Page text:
As it is, Social Security is just a gigantic welfare program dependent upon the solvency of the US government. As things get worse, I expect only the indigent will still get their benefits.

International Man: Retirement savings are always a juicy target for governments in need of cash.

In recent years, politicians in Argentina, Poland, Portugal, and Hungary have plundered retirement savings.

In the US, there are over $9 trillion in individual retirement accounts (IRAs) and over $7 trillion in 401(k)s.

Are retirement savings in the US at risk? Would a potential socialist president look to loot them?

Doug Casey: They’re completely at risk, because poor people don’t have retirement savings and rich people tend to have a lot.

Outright confiscation is a longshot. When the going gets really tough, perhaps they’ll require all or part of IRAs and HR-10s to be placed in government securities. The argument will be that they’re “safer” and that lending the government money is patriotic.

It’s important to remember that the prime directive of all entities is “survive.” It doesn’t matter whether we’re talking about an amoeba, a man, a corporation, or a government. Nothing, therefore, is off the table.

International Man: With all this in mind, what can the average person do to save for retirement?

Doug Casey: It’s a real risk being in the stock market right now. It’s overpriced, driven up by record amounts of new money being created, record low interest rates, and trillions of corporate dollars being used to buy back stock. None of these things are sound fundamentals. Stock buyers could easily lose 50% or more and not get it back within their lifetimes. People forget that when the market crashed in 1929, investors weren’t even until 1954—and then it was in dollars that had lost half their value.

Is a credit collapse such as the one we had in 1929 possible today? The Fed and other central banks will try to prevent it by printing ever larger amounts of money, but it could happen. There’s vastly more debt now than there was then.

It’s perhaps an even bigger risk for bonds. I call them a “triple threat to capital.” Interest rates are certainly going up. The currency they’re payable in is certainly going down. And the risk of default by many issuers is high and rising. It’s hard to imagine a more dangerous place for money.

For years we’ve been in an investment Twilight Zone, where there are no bargains. It seems impossible for absolutely everything to be overpriced.

So what do you do?

Since value is relative, something has to be cheap compared with other things. And indeed, that’s the case.

Commodities and commodity stocks in general, and mining stocks in particular. Nobody has any interest in them at all. In both relative and absolute terms they’re at around their lowest levels in history. That’s the good news from a buyer’s point of view.

The bad news is that it’s very hard to invest in that class of securities. That’s why neither Warren Buffet nor his mentor, Benjamin Graham, has ever considered mining stocks.

They’re too unpredictable from many directions. They’re not “growth” businesses.

They’re not investment vehicles. They’re speculative vehicles, because they’re extremely volatile, more volatile than any other class of securities. But they’re excellent speculative vehicles if your timing is right.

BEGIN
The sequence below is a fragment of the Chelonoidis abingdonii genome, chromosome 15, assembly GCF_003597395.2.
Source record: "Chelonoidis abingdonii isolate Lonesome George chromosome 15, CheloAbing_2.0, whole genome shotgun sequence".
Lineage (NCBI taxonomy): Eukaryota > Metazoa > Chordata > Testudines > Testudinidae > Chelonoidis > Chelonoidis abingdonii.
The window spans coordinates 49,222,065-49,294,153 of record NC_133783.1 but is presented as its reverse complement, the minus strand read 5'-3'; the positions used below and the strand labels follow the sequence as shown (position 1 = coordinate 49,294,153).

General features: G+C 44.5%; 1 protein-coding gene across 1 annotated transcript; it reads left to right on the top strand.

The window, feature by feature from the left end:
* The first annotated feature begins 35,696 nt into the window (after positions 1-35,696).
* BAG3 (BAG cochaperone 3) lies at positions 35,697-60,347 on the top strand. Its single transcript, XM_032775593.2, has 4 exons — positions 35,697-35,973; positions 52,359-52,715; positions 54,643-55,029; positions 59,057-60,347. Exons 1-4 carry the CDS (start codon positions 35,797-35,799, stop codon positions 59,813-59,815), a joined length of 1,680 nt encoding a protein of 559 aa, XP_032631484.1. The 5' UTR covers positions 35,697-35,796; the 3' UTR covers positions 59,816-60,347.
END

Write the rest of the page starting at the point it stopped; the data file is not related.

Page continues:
Right now, I think, is an excellent time to speculate in them. I say that for many reasons that are too lengthy to discuss now. Perhaps in a future conversation.

It’s unfortunate that anyone thinking of putting aside assets for retirement is almost forced to speculate today, to avoid being crushed by taxation, inflation, societal debt, and government fiat generally.

I wish I could just say, “Produce more than you consume, save the difference, and you’ll be just fine.”

But that’s not the case—things are much more complex today. That being the case, if you’re talking about preserving wealth and saving, I think that you ought to be buying the monetary metals right now.

Gold and silver are the only financial assets that are not simultaneously somebody else’s liability.

It’s true they’re no longer at giveaway prices we saw in 2001, when both gold and silver, in real terms, were selling for less than they were before 1971, when the price of gold was controlled at $35 an ounce. But they’re reasonable values right now. And we’re still in the early stages of what should be a big and long-lasting bull market. Gold last peaked in 2011 at $1,900, and it’s going way beyond that, in my opinion.

You should be buying a lot of both metals, and at least a portion of the metals you buy should be stored outside of the US—because the government’s capable of absolutely anything.

You may recall that when Roosevelt illegalized ownership of gold for Americans in 1933, ownership of gold Americans had outside the US was exempted from that order.

It gives you an extra layer of safety, and storing your gold abroad is an extra layer of diversification. You’ve got to remember that, as great as your financial risks are today in all the markets, your political risks are even greater.

The world is full of risks today, and there aren’t a lot of intelligent alternatives. But owning physical gold and silver is one of them. And speculating in depressed mining stocks, though risky, is another one.

Editor’s Note: Unfortunately there’s little any individual can practically do to change the trajectory of this trend in motion. The best you can and should do is to stay informed so that you can protect yourself in the best way possible, and even profit from the situation.

We think everyone should own some physical gold. Gold is the ultimate form of wealth insurance. It’s preserved wealth through every kind of crisis imaginable. It will preserve wealth during the next crisis, too.

But if you want to be truly “crisis-proof” there’s more to do…

Most people have no idea what really happens when a currency collapses, let alone how to prepare…

How will you protect your savings in the event of a currency crisis? This just-released video will show you exactly how. Click here to watch it now.